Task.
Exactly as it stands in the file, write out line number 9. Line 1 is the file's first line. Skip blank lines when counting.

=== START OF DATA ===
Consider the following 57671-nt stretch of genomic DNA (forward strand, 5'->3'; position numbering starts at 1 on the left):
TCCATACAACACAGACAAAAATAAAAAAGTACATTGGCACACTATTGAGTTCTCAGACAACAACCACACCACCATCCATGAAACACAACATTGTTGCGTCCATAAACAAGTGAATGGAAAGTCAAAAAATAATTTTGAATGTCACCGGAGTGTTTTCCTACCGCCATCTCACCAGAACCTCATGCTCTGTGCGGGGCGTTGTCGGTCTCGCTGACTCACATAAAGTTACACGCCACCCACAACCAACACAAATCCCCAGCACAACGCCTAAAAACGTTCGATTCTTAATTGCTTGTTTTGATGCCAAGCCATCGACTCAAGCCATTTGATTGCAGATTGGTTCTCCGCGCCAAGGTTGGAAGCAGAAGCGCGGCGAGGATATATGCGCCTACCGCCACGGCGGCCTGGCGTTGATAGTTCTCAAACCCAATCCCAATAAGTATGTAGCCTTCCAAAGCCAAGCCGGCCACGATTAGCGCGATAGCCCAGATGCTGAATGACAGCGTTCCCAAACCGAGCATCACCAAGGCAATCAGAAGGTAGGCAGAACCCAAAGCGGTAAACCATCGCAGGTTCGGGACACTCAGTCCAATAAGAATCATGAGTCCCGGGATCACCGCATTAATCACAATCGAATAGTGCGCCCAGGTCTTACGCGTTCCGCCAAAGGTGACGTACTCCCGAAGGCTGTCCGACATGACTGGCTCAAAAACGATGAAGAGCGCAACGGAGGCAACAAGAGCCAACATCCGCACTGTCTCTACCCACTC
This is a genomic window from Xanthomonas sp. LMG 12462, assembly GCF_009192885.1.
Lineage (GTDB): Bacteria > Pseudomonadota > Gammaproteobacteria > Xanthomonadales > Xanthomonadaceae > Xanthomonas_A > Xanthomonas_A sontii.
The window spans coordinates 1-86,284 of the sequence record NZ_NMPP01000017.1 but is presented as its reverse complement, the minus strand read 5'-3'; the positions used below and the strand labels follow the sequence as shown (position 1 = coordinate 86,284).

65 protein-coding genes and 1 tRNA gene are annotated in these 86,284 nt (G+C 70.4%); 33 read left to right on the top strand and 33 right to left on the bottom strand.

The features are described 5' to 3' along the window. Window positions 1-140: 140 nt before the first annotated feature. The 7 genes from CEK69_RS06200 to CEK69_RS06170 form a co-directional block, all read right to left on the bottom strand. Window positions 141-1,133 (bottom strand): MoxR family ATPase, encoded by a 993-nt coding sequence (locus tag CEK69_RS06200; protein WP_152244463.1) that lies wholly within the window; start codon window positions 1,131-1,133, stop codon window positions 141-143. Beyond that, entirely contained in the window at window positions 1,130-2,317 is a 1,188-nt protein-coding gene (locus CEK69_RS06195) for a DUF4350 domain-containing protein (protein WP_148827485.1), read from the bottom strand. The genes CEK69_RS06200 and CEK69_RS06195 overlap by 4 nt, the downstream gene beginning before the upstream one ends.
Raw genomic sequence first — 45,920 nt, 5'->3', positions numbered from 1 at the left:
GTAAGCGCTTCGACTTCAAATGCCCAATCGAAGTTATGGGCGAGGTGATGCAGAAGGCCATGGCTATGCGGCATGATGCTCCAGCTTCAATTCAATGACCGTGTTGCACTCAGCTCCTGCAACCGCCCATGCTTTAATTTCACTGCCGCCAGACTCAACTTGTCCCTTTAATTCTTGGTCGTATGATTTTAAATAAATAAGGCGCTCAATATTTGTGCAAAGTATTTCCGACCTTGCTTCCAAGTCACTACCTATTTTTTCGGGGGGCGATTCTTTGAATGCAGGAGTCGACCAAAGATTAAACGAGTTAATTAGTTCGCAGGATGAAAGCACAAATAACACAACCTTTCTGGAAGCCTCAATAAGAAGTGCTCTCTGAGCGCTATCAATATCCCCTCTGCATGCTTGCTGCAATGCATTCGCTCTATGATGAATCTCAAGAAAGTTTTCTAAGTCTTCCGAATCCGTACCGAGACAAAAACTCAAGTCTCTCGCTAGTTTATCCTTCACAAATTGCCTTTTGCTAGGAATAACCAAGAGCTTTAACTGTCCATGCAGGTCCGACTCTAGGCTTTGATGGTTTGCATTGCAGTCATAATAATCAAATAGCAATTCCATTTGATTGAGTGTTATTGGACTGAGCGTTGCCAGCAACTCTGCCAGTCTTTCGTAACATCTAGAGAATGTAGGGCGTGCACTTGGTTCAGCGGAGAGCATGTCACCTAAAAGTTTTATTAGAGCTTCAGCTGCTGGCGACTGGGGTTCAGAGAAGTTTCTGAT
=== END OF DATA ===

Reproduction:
GTAAGCGCTTCGACTTCAAATGCCCAATCGAAGTTATGGGCGAGGTGATGCAGAAGGCCATGGCTATGCGGCATGATGCTCCAGCTTCAATTCAATGACCGTGTTGCACTCAGCTCCTGCAACCGCCCATGCTTTAATTTCACTGCCGCCAGACTCAACTTGTCCCTTTAATTCTTGGTCGTATGATTTTAAATAAATAAGGCGCTCAATATTTGTGCAAAGTATTTCCGACCTTGCTTCCAAGTCACTACCTATTTTTTCGGGGGGCGATTCTTTGAATGCAGGAGTCGACCAAAGATTAAACGAGTTAATTAGTTCGCAGGATGAAAGCACAAATAACACAACCTTTCTGGAAGCCTCAATAAGAAGTGCTCTCTGAGCGCTATCAATATCCCCTCTGCATGCTTGCTGCAATGCATTCGCTCTATGATGAATCTCAAGAAAGTTTTCTAAGTCTTCCGAATCCGTACCGAGACAAAAACTCAAGTCTCTCGCTAGTTTATCCTTCACAAATTGCCTTTTGCTAGGAATAACCAAGAGCTTTAACTGTCCATGCAGGTCCGACTCTAGGCTTTGATGGTTTGCATTGCAGTCATAATAATCAAATAGCAATTCCATTTGATTGAGTGTTATTGGACTGAGCGTTGCCAGCAACTCTGCCAGTCTTTCGTAACATCTAGAGAATGTAGGGCGTGCACTTGGTTCAGCGGAGAGCATGTCACCTAAAAGTTTTATTAGAGCTTCAGCTGCTGGCGACTGGGGTTCAGAGAAGTTTCTGAT